Interestingly, as Dublin dithers and London lurches inexorably into a post-EU nightmare, it could be outlying tech outposts like Belfast that could have the most to gain from the blockchain revolution. As well as PwC having a fintech lab in Belfast, Japanese tech giant Rakuten has a base there too.
Rakuten acquired Belfast tech company and former Siliconrepublic.com Start-up of the Week, Bitnet, for an undisclosed sum and intends to make Belfast its major hub for the development of blockchain technology.
The lab’s function will be to explore applications for blockchain in e-commerce and fintech, pointing to a shift in how online sales will be orchestrated in future.
But the enablers are moving quickly and 2017 could be a blisteringly fast year for the technology.
Accenture, for example, has patented a new cryptography technique that would allow financial institutions to edit information stored using blockchain.
In September, Ornua – formerly known as the Irish Dairy Board – wrote its name in the history books by becoming the first organisation in the world to complete a trade transaction using blockchain.
Enabled through a partnership with Barclays, the credit transaction between Ornua and the Seychelles Trading Company was the first to have trade documentation handled on a platform developed by the fintech company Wave.
“Moving to paperless trade would be hugely beneficial in supporting the supply chain, through reduced costs, error-free documentation, and fast transfer of original documents to our customers worldwide,” said David O’Rourke, group trade finance manager at Ornua at the time.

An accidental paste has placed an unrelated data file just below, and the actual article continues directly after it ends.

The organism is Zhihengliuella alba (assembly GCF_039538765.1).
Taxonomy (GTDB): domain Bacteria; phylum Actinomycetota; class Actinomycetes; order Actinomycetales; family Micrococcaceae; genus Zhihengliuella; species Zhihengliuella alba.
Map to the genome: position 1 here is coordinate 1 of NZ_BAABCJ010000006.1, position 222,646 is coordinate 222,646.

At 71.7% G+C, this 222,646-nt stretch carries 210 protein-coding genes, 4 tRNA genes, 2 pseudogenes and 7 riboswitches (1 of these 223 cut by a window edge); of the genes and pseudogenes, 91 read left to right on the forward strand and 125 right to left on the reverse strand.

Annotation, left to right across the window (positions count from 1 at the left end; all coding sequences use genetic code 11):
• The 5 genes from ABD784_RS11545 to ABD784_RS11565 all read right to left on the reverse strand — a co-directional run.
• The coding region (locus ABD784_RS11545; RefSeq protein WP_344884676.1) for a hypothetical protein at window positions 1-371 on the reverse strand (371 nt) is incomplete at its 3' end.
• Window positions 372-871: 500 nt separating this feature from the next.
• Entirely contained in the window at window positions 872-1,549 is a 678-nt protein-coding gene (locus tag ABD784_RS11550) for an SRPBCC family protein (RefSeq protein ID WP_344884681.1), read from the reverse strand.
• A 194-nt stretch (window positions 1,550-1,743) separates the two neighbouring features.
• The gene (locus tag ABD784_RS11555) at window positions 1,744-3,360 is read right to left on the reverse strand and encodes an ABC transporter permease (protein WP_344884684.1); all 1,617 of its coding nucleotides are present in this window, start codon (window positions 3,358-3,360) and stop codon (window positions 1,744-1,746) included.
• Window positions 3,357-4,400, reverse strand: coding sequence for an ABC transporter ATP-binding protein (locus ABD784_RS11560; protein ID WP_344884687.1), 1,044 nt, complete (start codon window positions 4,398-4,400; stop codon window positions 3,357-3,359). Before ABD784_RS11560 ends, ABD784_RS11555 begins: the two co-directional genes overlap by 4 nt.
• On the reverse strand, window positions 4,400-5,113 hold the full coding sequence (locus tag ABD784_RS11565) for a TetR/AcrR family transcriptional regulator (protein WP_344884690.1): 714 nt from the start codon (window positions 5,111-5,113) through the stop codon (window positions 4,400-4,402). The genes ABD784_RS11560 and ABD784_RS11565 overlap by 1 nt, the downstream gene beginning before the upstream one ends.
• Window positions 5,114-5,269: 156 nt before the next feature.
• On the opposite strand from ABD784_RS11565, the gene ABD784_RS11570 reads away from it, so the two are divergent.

Blockchain could also form the bedrock of future energy trading. Last week, we reported how Siemens is teaming up with solar energy start-up LO3 Energy to build blockchain protocols into the renewable energy management world.
“We’re convinced that our microgrid control and automation solutions, in combination with the blockchain technology of our partner LO3 Energy, will provide additional value for our customers,” said Ralf Christian, CEO of Siemens’s energy management division.
The velocity of blockchain’s development, from being associated with cryptocurrencies like bitcoin to be seen as an enabler for the future of banking, legal documentation and even energy trading, shows that it is no fad.
The alacrity banks are showing in experimenting with the technology shows that they see blockchain as a cost-effective way of ensuring the relevance of legacy systems, freeing them up to focus on more value-added work. Meanwhile, fintech start-ups may become the point of contact with the consumer.
A recent PwC survey found that 63pc of global bank leaders are concerned about keeping pace with technology innovators who are disrupting their industry sector, while at the same time, balancing the need to continue investing in legacy technology.
In essence, blockchain is part of the answer. And that’s why it needs to be better understood.